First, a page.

Talking Change with Motivational Interviewing

APNA News: The Psychiatric Nursing Voice  |  November 2019 Members' Corner Edition

Content expert CCarol Essenmacher, DNP, NCTTParol Essenmacher, DNP, NCTTP details a way to encourage individuals to make a change using motivational interviewing. This technique can help the individual feel more involved with their care and avoids overwhelming them.

Have you ever been at the doctor’s office and had your nurse provider identify something that you needed to change? Perhaps you need to lose a bit of weight, exercise more, stop smoking, take your blood pressure medications more consistently, or something else. Sometimes what follows is your nurse provider – with all great intentions – running through a list of suggestions. “Have you tried joining a gym? Parking further away from the building at work? Joined a weight loss program? Stopped buying sweets?” And the list goes on and on and on until you feel like you are going to explode. How dare they think you are so stupid that you have not tried all those things and then some?

Stop and reflect a minute – have you unwittingly done that with your patients when trying to get them to consistently take their medications or make some other behavior changes? Perhaps they get frustrated too!

Communicate, Don't Frustrate

Instead of rattling off a list of strategies, try something like this: “You know, I hear from a lot of my patients that they have tried a number of things to (stop smoking, take meds consistently, lose weight, other behavior change) and they feel frustrated about all the things that didn’t seem to work. I’m curious about what things you have tried?” This opens the door for the patient to then describe what they have done, which is not so humiliating or frustrating.  In other words – you can get the same information simply by reframing the question. And the patient will greatly appreciate the fact that you didn’t assume that they have not tried a whole bunch of things already.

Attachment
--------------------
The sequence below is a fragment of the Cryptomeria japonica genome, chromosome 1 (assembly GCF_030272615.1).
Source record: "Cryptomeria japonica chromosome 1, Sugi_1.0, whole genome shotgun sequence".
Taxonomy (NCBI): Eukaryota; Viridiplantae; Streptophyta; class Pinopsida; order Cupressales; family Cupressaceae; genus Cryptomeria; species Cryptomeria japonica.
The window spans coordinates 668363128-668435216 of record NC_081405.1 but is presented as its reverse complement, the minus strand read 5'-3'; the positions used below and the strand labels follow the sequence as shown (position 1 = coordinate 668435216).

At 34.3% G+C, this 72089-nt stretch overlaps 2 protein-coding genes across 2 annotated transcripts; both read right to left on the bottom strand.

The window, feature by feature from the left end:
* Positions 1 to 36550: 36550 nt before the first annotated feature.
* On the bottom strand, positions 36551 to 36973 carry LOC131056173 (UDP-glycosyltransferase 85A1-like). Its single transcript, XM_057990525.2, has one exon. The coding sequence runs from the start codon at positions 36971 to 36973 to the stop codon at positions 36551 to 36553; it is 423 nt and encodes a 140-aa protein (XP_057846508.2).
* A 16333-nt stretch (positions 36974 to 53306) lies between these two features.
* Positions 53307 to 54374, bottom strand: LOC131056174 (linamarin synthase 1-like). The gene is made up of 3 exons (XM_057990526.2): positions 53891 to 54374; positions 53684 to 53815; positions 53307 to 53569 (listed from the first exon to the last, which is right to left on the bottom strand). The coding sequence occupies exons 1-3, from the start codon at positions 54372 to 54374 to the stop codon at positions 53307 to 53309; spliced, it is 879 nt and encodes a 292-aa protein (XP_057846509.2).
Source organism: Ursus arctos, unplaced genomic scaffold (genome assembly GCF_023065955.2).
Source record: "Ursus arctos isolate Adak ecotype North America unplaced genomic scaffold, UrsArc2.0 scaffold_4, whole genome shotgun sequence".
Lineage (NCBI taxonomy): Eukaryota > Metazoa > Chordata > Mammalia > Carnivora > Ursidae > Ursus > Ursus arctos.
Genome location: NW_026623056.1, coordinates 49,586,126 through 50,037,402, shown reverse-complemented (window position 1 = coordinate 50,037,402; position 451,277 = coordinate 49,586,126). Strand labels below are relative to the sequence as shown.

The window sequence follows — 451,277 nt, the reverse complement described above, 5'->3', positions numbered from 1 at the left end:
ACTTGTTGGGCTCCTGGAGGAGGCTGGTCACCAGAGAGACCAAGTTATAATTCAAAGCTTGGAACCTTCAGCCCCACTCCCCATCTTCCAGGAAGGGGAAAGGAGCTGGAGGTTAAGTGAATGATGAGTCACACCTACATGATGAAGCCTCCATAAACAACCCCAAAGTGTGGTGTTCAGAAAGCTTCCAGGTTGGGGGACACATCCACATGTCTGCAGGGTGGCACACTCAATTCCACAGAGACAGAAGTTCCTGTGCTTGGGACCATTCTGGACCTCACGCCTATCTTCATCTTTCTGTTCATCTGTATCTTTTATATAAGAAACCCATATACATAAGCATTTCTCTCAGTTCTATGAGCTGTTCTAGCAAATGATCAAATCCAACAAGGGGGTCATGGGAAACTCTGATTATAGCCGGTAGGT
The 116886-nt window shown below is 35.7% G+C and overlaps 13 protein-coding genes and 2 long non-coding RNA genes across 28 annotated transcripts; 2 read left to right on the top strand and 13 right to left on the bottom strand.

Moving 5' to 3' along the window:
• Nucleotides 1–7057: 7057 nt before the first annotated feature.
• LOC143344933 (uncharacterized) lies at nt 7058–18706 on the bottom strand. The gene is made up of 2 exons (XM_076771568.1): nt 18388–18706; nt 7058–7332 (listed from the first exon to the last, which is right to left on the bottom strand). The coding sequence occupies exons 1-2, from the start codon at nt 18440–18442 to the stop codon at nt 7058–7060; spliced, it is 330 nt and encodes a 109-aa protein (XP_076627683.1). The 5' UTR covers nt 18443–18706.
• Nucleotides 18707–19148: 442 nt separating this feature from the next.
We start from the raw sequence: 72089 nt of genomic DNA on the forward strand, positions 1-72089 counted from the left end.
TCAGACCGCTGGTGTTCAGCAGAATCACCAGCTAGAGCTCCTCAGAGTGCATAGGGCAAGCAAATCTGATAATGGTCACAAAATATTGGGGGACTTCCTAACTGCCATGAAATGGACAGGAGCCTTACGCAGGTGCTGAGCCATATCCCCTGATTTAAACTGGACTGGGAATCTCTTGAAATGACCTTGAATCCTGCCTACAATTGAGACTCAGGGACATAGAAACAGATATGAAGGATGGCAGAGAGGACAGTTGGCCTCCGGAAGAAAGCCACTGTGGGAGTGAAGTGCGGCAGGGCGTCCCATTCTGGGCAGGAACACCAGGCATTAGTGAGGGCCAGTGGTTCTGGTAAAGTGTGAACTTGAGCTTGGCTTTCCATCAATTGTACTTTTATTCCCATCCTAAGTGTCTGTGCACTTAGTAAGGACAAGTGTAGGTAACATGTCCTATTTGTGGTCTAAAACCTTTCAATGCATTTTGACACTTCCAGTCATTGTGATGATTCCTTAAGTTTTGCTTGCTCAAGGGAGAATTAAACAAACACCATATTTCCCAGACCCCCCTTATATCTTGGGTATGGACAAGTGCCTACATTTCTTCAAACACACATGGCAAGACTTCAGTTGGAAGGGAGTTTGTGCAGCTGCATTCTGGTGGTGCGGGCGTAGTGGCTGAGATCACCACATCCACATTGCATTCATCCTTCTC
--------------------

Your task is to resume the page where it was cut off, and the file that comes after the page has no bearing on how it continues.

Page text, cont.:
Allan Zuckoff wrote an article about this phenomenon in 2012 called “Why won’t my patients do what’s good for them?” Motivational interviewing and treatment adherence. (Surgery for Obesity and Related Diseases, 8, 514-521). Click here to view the abstract.

Want to learn more about motivational interviewing? Check out a free program on Motivational Interviewing for APNA members.

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